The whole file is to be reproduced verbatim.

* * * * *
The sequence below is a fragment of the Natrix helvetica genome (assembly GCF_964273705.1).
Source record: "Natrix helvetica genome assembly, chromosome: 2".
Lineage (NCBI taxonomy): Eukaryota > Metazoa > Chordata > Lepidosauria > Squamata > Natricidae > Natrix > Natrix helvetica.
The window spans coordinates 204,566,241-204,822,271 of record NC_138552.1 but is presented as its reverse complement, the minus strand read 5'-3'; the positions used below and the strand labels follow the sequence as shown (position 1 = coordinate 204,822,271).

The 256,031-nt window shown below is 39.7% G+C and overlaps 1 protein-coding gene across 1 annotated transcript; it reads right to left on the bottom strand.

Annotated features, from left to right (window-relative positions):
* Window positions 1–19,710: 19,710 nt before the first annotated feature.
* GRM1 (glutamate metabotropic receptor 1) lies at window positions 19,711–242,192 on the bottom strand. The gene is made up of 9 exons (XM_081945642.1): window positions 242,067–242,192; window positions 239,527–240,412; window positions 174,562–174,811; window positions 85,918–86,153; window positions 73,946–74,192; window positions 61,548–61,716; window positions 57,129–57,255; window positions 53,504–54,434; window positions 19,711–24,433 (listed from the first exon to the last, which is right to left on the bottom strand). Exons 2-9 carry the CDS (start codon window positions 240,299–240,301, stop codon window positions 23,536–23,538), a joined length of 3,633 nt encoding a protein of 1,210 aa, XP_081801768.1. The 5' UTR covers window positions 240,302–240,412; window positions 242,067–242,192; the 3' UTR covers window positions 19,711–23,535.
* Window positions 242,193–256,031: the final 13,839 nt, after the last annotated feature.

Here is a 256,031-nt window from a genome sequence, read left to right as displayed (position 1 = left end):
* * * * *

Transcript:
The sequence below is a fragment of the Natrix helvetica genome (assembly GCF_964273705.1).
Source record: "Natrix helvetica genome assembly, chromosome: 2".
Lineage (NCBI taxonomy): Eukaryota > Metazoa > Chordata > Lepidosauria > Squamata > Natricidae > Natrix > Natrix helvetica.
The window spans coordinates 204,566,241-204,822,271 of record NC_138552.1 but is presented as its reverse complement, the minus strand read 5'-3'; the positions used below and the strand labels follow the sequence as shown (position 1 = coordinate 204,822,271).

The 256,031-nt window shown below is 39.7% G+C and overlaps 1 protein-coding gene across 1 annotated transcript; it reads right to left on the bottom strand.

Annotated features, from left to right (window-relative positions):
* Window positions 1–19,710: 19,710 nt before the first annotated feature.
* GRM1 (glutamate metabotropic receptor 1) lies at window positions 19,711–242,192 on the bottom strand. The gene is made up of 9 exons (XM_081945642.1): window positions 242,067–242,192; window positions 239,527–240,412; window positions 174,562–174,811; window positions 85,918–86,153; window positions 73,946–74,192; window positions 61,548–61,716; window positions 57,129–57,255; window positions 53,504–54,434; window positions 19,711–24,433 (listed from the first exon to the last, which is right to left on the bottom strand). Exons 2-9 carry the CDS (start codon window positions 240,299–240,301, stop codon window positions 23,536–23,538), a joined length of 3,633 nt encoding a protein of 1,210 aa, XP_081801768.1. The 5' UTR covers window positions 240,302–240,412; window positions 242,067–242,192; the 3' UTR covers window positions 19,711–23,535.
* Window positions 242,193–256,031: the final 13,839 nt, after the last annotated feature.

Here is a 256,031-nt window from a genome sequence, read left to right as displayed (position 1 = left end):